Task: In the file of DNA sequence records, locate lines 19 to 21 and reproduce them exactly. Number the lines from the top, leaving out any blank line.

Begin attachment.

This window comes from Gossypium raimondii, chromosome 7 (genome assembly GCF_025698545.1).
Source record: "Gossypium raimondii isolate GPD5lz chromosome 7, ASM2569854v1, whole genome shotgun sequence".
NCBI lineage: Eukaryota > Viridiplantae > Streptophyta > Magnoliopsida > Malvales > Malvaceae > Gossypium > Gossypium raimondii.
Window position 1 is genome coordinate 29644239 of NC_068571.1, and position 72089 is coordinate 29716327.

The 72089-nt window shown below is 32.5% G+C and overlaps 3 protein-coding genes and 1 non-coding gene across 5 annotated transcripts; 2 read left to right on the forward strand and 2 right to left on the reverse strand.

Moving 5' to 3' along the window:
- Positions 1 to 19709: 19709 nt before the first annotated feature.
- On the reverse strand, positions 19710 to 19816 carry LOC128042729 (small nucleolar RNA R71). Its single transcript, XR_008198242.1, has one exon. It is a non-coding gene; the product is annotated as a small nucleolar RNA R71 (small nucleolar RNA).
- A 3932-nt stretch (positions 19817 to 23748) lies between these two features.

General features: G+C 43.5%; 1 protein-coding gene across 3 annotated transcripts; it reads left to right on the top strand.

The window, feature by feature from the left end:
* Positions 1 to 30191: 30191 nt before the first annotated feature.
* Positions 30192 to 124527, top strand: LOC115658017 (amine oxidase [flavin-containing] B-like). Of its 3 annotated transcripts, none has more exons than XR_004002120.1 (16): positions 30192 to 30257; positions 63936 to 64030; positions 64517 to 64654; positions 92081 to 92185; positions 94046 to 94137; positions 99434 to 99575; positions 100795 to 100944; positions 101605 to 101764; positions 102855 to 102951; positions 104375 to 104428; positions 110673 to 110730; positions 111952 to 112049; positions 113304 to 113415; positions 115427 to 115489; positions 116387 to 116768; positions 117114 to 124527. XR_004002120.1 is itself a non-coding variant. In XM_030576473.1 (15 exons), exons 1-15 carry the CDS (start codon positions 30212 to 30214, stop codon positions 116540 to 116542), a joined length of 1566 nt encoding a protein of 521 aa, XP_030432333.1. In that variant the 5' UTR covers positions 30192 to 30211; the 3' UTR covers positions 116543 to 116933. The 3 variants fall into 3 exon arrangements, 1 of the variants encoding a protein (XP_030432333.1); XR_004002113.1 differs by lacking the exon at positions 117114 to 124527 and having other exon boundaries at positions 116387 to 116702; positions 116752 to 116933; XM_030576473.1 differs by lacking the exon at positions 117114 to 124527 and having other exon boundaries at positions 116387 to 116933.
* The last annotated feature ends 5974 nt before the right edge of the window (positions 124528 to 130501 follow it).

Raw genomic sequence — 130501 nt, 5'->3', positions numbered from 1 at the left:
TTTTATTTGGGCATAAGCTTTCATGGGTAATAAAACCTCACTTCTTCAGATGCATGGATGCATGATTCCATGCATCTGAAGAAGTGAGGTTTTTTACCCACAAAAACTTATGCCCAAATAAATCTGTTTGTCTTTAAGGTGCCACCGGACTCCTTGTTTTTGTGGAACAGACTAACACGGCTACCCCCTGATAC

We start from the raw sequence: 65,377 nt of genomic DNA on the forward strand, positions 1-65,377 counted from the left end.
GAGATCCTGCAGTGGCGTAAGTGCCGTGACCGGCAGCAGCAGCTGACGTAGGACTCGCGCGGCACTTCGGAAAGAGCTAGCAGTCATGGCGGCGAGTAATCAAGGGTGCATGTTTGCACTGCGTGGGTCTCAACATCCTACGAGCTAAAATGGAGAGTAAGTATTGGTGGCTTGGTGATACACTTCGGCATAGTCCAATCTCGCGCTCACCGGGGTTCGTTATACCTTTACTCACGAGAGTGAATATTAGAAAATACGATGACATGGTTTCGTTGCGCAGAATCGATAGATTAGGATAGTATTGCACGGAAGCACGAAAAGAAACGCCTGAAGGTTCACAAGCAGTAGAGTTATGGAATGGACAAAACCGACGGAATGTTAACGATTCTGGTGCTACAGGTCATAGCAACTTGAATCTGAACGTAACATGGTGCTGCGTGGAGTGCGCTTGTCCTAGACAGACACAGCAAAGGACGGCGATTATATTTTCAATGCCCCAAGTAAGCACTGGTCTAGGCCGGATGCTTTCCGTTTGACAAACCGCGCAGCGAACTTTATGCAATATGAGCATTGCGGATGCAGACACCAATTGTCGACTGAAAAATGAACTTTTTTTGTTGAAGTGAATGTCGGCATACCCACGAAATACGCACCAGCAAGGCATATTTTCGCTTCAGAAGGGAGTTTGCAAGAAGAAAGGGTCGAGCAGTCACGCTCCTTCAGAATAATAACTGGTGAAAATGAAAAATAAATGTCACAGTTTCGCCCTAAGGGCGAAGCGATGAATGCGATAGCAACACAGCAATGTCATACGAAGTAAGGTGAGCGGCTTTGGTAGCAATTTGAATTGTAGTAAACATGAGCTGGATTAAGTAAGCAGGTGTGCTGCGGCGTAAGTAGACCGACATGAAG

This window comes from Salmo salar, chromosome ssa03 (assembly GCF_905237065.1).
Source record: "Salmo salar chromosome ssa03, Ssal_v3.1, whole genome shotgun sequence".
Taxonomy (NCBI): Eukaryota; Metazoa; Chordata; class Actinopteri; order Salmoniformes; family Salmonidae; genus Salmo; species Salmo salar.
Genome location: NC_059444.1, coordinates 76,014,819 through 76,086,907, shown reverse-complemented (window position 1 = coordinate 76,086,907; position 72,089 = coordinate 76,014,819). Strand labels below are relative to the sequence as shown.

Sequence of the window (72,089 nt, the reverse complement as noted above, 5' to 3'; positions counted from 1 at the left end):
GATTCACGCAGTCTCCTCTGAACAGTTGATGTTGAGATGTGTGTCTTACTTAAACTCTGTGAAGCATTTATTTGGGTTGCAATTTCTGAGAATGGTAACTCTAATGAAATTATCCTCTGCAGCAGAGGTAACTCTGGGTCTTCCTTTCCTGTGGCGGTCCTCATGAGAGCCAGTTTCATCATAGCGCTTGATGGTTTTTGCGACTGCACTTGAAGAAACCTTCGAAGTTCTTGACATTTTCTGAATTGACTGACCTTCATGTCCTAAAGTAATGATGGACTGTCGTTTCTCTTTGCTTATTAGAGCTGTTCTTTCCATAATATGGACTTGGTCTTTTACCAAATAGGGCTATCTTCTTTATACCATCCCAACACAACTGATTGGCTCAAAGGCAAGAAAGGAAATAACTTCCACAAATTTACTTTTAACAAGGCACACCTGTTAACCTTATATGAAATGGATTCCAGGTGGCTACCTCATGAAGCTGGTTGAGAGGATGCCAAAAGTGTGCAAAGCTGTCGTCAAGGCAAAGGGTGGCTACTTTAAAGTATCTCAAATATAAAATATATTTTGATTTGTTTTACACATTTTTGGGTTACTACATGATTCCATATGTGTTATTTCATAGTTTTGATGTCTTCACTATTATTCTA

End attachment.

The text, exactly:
This window comes from Salmo salar, chromosome ssa03 (assembly GCF_905237065.1).
Source record: "Salmo salar chromosome ssa03, Ssal_v3.1, whole genome shotgun sequence".
Taxonomy (NCBI): Eukaryota; Metazoa; Chordata; class Actinopteri; order Salmoniformes; family Salmonidae; genus Salmo; species Salmo salar.